The university argued, basically, we will accept the broader definition, but there has to be some meaningful limits on it. The other employee — the harassing employee cannot be somebody who occasionally controls your activities. It has to be a meaningful control.

JEFFREY BROWN: So, on the side of — in this case, it’s university is the employer.

MARCIA COYLE: Yes.

JEFFREY BROWN: The implications for — wider implications for other companies? They would be arguing against the broader definition. Right?

MARCIA COYLE: Oh, absolutely. The U.S. Chamber of Commerce and a number of…

JEFFREY BROWN: It’s a big deal for them, right?

MARCIA COYLE: It is. It’s all about money liability.

If the court accepts the stricter definition, the lawyers and organizations that represent workers fear that employers will start moving categories of workers into the supervisor category in order to avoid liability, whereas employers are concerned with a broader definition that they will have greater potential liability.

JEFFREY BROWN: And did the justices tip their hands or any interesting questions that…

MARCIA COYLE: Well, I didn’t see a lot of support for the strict definition, although Chief Justice Roberts pointed out that there is an advantage to that, and that is you know — clearly, it’s a bright-line rule — what the analysis is going to be.

He worried that a broader definition creates sort of a continuum of employees who fall on that continuum as to, you know, individual facts of each case are going to matter, and courts are going to be drawn into endless debates as to who is a supervisor.

JEFFREY BROWN: All right, we will await that decision.

In the meantime, the court also took another action today, not arguments. But they sent back to the lower courts a case that goes — concerns the Affordable Care Act, of course, the big event from last session.

MARCIA COYLE: Yes.

JEFFREY BROWN: Right?

MARCIA COYLE: Yes. Well, LibertyUniversity was one of four cases last term that challenged the Affordable Care Act.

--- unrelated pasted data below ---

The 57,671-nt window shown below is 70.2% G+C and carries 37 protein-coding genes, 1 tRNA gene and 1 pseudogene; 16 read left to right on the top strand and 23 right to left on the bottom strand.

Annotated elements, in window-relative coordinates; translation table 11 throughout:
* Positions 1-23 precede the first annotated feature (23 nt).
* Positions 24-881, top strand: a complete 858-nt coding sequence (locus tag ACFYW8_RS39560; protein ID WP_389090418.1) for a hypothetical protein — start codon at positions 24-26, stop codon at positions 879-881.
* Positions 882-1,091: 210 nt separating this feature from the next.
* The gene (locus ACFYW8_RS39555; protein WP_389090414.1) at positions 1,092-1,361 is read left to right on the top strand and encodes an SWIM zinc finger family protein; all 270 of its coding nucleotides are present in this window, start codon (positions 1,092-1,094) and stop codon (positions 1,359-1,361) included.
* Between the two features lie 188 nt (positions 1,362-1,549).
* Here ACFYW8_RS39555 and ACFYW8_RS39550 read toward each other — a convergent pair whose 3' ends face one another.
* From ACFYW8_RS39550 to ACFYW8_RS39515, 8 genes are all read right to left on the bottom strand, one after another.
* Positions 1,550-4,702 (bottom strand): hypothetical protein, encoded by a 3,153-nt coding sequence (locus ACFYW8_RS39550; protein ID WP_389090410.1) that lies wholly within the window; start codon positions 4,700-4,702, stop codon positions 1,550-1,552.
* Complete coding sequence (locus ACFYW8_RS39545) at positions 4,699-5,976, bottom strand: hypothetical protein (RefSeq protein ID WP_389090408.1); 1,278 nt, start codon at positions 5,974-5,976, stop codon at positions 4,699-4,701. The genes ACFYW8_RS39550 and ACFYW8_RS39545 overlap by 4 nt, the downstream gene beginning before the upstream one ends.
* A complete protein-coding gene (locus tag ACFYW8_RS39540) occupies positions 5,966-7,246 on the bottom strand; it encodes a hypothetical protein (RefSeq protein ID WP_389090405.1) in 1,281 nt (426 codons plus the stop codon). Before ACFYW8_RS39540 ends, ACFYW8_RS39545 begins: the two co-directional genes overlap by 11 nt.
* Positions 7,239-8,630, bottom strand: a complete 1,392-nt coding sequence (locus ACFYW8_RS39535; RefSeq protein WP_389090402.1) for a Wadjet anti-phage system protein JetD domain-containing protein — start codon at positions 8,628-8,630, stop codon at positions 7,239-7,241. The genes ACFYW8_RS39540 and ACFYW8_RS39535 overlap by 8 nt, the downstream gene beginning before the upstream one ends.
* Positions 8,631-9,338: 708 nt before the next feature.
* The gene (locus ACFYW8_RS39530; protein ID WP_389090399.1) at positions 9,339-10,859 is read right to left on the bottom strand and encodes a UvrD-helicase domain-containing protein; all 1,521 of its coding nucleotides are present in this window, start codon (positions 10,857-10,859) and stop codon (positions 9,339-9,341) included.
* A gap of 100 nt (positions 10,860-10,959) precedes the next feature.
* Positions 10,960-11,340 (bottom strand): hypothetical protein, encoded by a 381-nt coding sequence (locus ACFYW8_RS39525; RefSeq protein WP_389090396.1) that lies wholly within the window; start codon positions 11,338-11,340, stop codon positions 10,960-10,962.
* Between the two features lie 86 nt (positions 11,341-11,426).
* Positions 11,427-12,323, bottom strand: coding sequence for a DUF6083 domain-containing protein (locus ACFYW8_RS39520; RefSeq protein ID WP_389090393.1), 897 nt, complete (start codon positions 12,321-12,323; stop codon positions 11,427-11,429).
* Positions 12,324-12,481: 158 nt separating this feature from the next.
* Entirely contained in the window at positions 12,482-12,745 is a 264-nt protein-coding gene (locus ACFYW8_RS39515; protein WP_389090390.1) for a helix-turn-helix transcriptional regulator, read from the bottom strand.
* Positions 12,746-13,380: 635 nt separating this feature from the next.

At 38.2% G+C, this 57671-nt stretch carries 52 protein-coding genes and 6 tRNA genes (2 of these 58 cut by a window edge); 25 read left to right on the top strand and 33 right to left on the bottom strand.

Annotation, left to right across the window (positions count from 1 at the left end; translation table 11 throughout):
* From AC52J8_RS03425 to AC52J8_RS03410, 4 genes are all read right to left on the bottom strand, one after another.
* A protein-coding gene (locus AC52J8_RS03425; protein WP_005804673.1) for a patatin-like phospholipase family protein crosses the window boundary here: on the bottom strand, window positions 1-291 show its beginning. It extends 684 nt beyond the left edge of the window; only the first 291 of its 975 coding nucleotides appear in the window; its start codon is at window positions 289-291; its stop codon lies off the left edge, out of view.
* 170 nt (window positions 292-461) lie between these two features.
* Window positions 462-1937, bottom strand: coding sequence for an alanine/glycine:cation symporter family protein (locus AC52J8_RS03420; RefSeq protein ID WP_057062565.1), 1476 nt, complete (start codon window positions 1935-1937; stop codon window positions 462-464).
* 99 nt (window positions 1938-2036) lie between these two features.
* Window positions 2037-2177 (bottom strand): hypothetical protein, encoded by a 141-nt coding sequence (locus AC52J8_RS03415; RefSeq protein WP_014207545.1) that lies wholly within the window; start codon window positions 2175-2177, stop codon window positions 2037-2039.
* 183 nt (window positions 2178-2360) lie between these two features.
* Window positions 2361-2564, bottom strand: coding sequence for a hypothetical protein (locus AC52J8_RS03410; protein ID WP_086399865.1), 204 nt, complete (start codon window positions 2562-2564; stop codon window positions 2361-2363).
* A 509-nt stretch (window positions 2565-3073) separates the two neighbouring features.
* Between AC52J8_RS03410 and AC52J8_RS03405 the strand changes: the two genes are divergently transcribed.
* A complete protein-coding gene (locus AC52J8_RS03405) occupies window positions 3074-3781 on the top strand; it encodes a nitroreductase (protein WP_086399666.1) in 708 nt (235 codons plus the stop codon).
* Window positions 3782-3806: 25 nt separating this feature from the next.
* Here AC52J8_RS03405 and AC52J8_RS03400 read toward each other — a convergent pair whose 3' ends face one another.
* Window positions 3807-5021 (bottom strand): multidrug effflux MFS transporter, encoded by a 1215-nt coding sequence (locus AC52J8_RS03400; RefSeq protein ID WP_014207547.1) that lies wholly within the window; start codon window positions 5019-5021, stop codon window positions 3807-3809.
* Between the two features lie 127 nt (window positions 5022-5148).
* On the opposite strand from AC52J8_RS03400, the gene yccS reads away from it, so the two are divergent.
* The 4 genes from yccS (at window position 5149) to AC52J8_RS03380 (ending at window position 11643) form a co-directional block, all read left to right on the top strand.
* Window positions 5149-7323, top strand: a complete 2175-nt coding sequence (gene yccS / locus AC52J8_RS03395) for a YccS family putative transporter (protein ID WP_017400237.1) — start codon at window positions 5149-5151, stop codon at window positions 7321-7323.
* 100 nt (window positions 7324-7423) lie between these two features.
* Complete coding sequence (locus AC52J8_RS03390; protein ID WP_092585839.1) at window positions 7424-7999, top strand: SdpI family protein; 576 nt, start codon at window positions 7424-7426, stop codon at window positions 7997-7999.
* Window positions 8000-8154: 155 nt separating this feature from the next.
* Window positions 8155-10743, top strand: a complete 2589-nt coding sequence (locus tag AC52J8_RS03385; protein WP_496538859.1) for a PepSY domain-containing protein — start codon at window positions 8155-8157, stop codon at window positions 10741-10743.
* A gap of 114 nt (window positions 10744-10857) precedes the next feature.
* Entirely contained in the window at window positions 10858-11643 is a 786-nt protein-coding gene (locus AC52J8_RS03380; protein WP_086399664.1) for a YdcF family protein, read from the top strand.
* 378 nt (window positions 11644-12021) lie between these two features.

Today, the court sent LibertyUniversity’s case back to the Fourth Circuit Court of Appeals because LibertyUniversity had raised other claims that the Supreme Court didn’t decide last term.

LibertyUniversity wants to challenge the individual mandate to purchase insurance and the law’s employer mandate to provide insurance on religious grounds.

LibertyUniversity, as you know, was founded by the Reverend Jerry Falwell.

JEFFREY BROWN: Right.

MARCIA COYLE: And it claims that the Affordable Care Act, those two mandates in particular, violate the free expression of religion.

JEFFREY BROWN: So, the court is saying that was not something we took up last time, send it back to the lower courts. Let them hear it.

MARCIA COYLE: Let them rule, right.

The lower court was the only federal appellate court that refused to let Liberty University’s lawsuit go forward at all because of that old anti-injunction act. That was the only court that found that that law blocked challenges to the Affordable Care Act.

And the Supreme Court in its final health care ruling said that that act didn’t apply.

JEFFREY BROWN: But, briefly, so now there’s a chance it will come back to the Supreme Court eventually, huh?

MARCIA COYLE: I will bet you dollars to donuts…

JEFFREY BROWN: You will?

(LAUGHTER)

MARCIA COYLE: … if LibertyUniversity loses, that LibertyUniversity will be back at the Supreme Court probably next year.

JEFFREY BROWN: All right, I’m not taking a bet against you.

(LAUGHTER)

MARCIA COYLE: OK.

JEFFREY BROWN: But we will talk about it if it happens, of course.

MARCIA COYLE: All right.

JEFFREY BROWN: Marcia Coyle, thanks again.

MARCIA COYLE: My pleasure, Jeff.